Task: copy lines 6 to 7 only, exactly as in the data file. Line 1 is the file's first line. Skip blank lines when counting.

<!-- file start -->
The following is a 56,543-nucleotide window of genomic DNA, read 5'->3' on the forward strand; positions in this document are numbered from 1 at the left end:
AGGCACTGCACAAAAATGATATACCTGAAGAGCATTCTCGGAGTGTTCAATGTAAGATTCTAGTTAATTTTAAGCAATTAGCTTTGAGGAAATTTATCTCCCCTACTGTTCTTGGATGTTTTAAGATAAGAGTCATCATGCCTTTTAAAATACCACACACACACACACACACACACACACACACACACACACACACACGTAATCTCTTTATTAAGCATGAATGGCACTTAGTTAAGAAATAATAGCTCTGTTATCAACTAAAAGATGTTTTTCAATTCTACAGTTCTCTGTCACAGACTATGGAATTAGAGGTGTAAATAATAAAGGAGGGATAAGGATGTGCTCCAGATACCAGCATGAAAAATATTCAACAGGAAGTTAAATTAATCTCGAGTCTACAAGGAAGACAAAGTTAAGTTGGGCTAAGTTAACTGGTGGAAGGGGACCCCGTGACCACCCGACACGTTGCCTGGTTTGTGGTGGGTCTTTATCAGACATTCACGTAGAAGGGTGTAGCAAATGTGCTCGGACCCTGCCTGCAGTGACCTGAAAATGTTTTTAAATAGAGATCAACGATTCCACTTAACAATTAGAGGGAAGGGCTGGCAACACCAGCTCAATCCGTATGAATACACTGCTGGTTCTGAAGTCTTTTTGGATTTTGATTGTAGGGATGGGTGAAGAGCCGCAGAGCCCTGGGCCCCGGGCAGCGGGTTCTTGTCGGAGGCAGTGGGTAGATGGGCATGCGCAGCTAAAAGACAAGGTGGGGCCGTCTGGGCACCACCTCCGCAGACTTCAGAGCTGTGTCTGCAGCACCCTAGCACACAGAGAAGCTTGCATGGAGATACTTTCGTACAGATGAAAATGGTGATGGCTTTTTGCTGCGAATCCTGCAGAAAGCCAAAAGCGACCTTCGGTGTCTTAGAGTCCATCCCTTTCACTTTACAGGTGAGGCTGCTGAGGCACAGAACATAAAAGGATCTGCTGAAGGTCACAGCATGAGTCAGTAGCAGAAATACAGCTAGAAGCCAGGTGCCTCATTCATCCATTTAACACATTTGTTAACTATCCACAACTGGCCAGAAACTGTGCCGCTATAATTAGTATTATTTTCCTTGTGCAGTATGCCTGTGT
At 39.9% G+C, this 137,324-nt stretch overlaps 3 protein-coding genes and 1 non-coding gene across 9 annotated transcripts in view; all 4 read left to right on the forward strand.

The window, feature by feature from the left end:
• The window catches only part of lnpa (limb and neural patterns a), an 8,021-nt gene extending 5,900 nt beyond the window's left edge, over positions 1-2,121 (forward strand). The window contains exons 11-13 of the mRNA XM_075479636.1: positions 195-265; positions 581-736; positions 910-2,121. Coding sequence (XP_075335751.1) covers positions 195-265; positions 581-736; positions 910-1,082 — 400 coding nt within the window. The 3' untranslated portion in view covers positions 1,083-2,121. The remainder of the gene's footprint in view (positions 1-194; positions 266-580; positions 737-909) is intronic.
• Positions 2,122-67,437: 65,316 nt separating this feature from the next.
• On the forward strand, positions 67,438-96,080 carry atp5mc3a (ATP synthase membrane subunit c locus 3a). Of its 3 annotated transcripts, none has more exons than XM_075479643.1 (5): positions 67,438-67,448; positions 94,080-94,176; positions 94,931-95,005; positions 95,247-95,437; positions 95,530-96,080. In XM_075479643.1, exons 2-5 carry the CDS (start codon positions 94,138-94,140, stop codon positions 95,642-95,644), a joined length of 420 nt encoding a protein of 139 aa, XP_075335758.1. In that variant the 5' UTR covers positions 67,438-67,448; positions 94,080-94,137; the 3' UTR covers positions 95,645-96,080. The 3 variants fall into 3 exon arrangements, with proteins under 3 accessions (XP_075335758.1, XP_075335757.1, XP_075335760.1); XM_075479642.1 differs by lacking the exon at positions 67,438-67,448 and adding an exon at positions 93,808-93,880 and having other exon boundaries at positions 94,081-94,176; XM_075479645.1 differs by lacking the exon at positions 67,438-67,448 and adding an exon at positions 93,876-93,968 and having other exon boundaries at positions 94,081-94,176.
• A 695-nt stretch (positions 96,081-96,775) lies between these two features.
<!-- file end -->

• Positions 2,122-67,437: 65,316 nt separating this feature from the next.
• On the forward strand, positions 67,438-96,080 carry atp5mc3a (ATP synthase membrane subunit c locus 3a). Of its 3 annotated transcripts, none has more exons than XM_075479643.1 (5): positions 67,438-67,448; positions 94,080-94,176; positions 94,931-95,005; positions 95,247-95,437; positions 95,530-96,080. In XM_075479643.1, exons 2-5 carry the CDS (start codon positions 94,138-94,140, stop codon positions 95,642-95,644), a joined length of 420 nt encoding a protein of 139 aa, XP_075335758.1. In that variant the 5' UTR covers positions 67,438-67,448; positions 94,080-94,137; the 3' UTR covers positions 95,645-96,080. The 3 variants fall into 3 exon arrangements, with proteins under 3 accessions (XP_075335758.1, XP_075335757.1, XP_075335760.1); XM_075479642.1 differs by lacking the exon at positions 67,438-67,448 and adding an exon at positions 93,808-93,880 and having other exon boundaries at positions 94,081-94,176; XM_075479645.1 differs by lacking the exon at positions 67,438-67,448 and adding an exon at positions 93,876-93,968 and having other exon boundaries at positions 94,081-94,176.